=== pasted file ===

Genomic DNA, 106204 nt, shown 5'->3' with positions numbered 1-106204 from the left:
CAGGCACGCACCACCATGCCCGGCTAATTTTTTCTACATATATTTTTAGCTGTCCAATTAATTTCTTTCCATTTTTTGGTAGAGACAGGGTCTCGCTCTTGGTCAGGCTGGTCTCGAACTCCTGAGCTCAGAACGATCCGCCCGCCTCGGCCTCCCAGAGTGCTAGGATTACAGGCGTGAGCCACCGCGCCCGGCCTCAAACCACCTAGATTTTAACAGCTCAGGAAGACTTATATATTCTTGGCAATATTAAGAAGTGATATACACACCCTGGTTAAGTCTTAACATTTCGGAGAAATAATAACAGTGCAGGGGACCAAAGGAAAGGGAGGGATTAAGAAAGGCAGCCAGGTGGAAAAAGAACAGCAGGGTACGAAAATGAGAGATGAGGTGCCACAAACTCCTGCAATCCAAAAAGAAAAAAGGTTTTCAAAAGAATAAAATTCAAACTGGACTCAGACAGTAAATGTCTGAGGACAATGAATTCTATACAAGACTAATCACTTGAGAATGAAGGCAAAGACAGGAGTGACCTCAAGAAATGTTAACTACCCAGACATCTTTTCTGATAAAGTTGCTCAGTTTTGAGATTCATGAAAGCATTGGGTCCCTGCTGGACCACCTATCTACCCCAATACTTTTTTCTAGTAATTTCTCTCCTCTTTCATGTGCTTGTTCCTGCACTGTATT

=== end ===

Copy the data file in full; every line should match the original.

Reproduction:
Genomic DNA, 106204 nt, shown 5'->3' with positions numbered 1-106204 from the left:
CAGGCACGCACCACCATGCCCGGCTAATTTTTTCTACATATATTTTTAGCTGTCCAATTAATTTCTTTCCATTTTTTGGTAGAGACAGGGTCTCGCTCTTGGTCAGGCTGGTCTCGAACTCCTGAGCTCAGAACGATCCGCCCGCCTCGGCCTCCCAGAGTGCTAGGATTACAGGCGTGAGCCACCGCGCCCGGCCTCAAACCACCTAGATTTTAACAGCTCAGGAAGACTTATATATTCTTGGCAATATTAAGAAGTGATATACACACCCTGGTTAAGTCTTAACATTTCGGAGAAATAATAACAGTGCAGGGGACCAAAGGAAAGGGAGGGATTAAGAAAGGCAGCCAGGTGGAAAAAGAACAGCAGGGTACGAAAATGAGAGATGAGGTGCCACAAACTCCTGCAATCCAAAAAGAAAAAAGGTTTTCAAAAGAATAAAATTCAAACTGGACTCAGACAGTAAATGTCTGAGGACAATGAATTCTATACAAGACTAATCACTTGAGAATGAAGGCAAAGACAGGAGTGACCTCAAGAAATGTTAACTACCCAGACATCTTTTCTGATAAAGTTGCTCAGTTTTGAGATTCATGAAAGCATTGGGTCCCTGCTGGACCACCTATCTACCCCAATACTTTTTTCTAGTAATTTCTCTCCTCTTTCATGTGCTTGTTCCTGCACTGTATT